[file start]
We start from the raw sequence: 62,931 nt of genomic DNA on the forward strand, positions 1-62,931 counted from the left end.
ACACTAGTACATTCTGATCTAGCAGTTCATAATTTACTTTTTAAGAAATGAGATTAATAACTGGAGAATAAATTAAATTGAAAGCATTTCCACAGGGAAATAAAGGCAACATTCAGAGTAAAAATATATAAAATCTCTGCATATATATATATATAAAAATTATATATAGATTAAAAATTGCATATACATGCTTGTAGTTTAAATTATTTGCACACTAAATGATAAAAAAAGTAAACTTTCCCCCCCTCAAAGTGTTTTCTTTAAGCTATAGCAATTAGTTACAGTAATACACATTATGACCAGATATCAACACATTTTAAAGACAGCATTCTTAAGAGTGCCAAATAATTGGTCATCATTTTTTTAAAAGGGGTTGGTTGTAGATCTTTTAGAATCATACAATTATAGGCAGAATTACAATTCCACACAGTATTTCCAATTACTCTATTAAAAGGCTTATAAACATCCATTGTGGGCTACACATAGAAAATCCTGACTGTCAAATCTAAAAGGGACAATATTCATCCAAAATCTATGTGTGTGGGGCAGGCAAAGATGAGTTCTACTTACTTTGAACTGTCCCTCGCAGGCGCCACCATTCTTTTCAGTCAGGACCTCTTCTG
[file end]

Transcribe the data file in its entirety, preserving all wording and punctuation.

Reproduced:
We start from the raw sequence: 62,931 nt of genomic DNA on the forward strand, positions 1-62,931 counted from the left end.
ACACTAGTACATTCTGATCTAGCAGTTCATAATTTACTTTTTAAGAAATGAGATTAATAACTGGAGAATAAATTAAATTGAAAGCATTTCCACAGGGAAATAAAGGCAACATTCAGAGTAAAAATATATAAAATCTCTGCATATATATATATATAAAAATTATATATAGATTAAAAATTGCATATACATGCTTGTAGTTTAAATTATTTGCACACTAAATGATAAAAAAAGTAAACTTTCCCCCCCTCAAAGTGTTTTCTTTAAGCTATAGCAATTAGTTACAGTAATACACATTATGACCAGATATCAACACATTTTAAAGACAGCATTCTTAAGAGTGCCAAATAATTGGTCATCATTTTTTTAAAAGGGGTTGGTTGTAGATCTTTTAGAATCATACAATTATAGGCAGAATTACAATTCCACACAGTATTTCCAATTACTCTATTAAAAGGCTTATAAACATCCATTGTGGGCTACACATAGAAAATCCTGACTGTCAAATCTAAAAGGGACAATATTCATCCAAAATCTATGTGTGTGGGGCAGGCAAAGATGAGTTCTACTTACTTTGAACTGTCCCTCGCAGGCGCCACCATTCTTTTCAGTCAGGACCTCTTCTG